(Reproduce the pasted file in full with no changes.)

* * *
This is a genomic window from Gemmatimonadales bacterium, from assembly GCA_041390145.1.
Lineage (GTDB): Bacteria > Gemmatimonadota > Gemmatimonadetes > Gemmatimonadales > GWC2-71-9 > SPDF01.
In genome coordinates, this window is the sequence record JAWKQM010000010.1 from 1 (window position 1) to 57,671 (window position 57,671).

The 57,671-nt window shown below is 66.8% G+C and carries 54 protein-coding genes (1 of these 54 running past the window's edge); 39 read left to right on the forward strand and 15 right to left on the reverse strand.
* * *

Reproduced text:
This is a genomic window from Gemmatimonadales bacterium, from assembly GCA_041390145.1.
Lineage (GTDB): Bacteria > Gemmatimonadota > Gemmatimonadetes > Gemmatimonadales > GWC2-71-9 > SPDF01.
In genome coordinates, this window is the sequence record JAWKQM010000010.1 from 1 (window position 1) to 57,671 (window position 57,671).

The 57,671-nt window shown below is 66.8% G+C and carries 54 protein-coding genes (1 of these 54 running past the window's edge); 39 read left to right on the forward strand and 15 right to left on the reverse strand.